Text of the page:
Analytics and Interview

On 16 January 2015 late in the evening the website of the Ministry of Justice published a statement that the NGO Committee Against Torture had been added to the register of non-profit organizations designated as ‘foreign agents’.
Tanya Lokshina is the Russia program director at Human Rights Watch and Honorary Participant of International Youth Human Rights Movement: As the crisis in Ukraine escalated this spring, the Kremlin’s vicious crackdown on civil society also escalated. Space for independent civic activity in Russia is shrinking dramatically, but international policymakers and the media have been understandably too distracted to do much about it. Since early spring, it seems as though every week brings a new pernicious law or legislative proposal.
Earlier this year, the correspondent of Youth Human Rights Movement from Germany Jakob Stürmann interviewed Konstantin Baranov, member of the Coordination Council of the International Youth Human Rights Movement. They discussed so called “law against homosexual propaganda” and the overall situation of LGBT in Russia.  

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Oleg Sentsov, Olexander Kolchenko, Hennadiy Afanasiev and Oleksiy Chyrniy have been held in Russian jails for two years already under fabricated charges of ‘terrorism’. We consider it being necessary to express solidarity with those who are persecuted due to their pro-Ukrainian views, civic stand and desire for freedom in Russia-annexed Crimea.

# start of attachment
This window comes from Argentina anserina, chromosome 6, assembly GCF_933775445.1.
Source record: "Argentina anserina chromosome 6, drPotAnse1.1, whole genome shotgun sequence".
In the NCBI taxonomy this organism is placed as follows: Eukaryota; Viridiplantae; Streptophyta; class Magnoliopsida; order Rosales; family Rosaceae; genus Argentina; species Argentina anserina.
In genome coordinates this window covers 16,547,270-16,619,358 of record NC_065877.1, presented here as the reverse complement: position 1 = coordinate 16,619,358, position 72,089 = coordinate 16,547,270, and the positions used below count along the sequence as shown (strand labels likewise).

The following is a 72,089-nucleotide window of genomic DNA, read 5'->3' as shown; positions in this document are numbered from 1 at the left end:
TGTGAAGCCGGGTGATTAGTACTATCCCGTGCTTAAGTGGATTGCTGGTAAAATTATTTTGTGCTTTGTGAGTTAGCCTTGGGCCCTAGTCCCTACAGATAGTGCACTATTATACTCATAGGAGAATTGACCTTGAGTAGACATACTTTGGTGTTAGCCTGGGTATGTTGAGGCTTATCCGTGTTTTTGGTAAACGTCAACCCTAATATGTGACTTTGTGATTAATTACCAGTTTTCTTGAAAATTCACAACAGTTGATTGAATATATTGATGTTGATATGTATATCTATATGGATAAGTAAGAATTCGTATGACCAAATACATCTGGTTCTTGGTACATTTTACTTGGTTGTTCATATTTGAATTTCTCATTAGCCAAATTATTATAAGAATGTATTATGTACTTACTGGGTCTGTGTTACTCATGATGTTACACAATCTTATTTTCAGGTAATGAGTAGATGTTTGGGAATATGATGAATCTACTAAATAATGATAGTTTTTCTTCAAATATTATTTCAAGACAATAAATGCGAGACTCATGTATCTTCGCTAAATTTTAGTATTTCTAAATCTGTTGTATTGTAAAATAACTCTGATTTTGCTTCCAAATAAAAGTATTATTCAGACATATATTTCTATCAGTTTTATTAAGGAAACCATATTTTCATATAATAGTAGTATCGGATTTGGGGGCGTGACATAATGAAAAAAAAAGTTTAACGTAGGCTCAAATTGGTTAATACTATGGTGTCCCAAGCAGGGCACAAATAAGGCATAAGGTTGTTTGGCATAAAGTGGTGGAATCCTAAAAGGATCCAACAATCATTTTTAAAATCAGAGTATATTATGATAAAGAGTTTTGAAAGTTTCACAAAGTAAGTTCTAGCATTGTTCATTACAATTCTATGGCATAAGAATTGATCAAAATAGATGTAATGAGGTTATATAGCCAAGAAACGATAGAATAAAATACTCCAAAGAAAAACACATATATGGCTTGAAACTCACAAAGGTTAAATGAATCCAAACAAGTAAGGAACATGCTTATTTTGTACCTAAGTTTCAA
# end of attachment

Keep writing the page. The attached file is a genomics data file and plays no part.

Helsinki Committee of Armenia has published “Human Rights in Armenia 2014” Annual Report. The report reflects on the Right to Freedom of Speech, Freedom of Peaceful Assembly and Association, Torture, Inhuman or Degrading Treatment, Political Persecutions, Freedom of Conscience and Religion, The Rights of the Child, Protection of Labor Rights.
«We have a few questions for you,» a border guard told Sinaver Kadyrov, a Crimean Tatar activist, at the Armyansk checkpoint in northern Crimea on Jan. 23. Kadyrov was on his way to Kherson, in southern Ukraine, to fly to Turkey for medical treatment. It was the beginning of an ordeal that ended with a local court expelling him from Crimea, his home of almost 25 years.

Whenever you find yourself on the side of the majority It is time to sit back and reflect.

Mark Twain


Youth Human Rights Movement

A Moral Voice for the Belarus Cause: The meaning of the Ales Bialiatski trial

The trial of Belarusian human rights defender and prominent civil society leader Ales Bialiatski is slated to begin on 2 November in Minsk. It has the potential to ignite the fight for freedom in Belarus, but only with more creative coordination and long-term planning by international civil society.

Belarusian human rights defender and FIDH Vice President Ales Bialiatski's August arrest on tax evasion charges and his subsequent two month detention represents the untold scandal de jure of the EU fringe and the reality of a continent torn between vibrant inclusive democracies at one end of the spectrum and on the other, authoritarian regimes presided over by macho oligarchs. Consequently, as events surrounding the impending 2 November trial of Belarus's most prominent civil society leader reach a head, a moment emerges in which Belarus could become a true cause.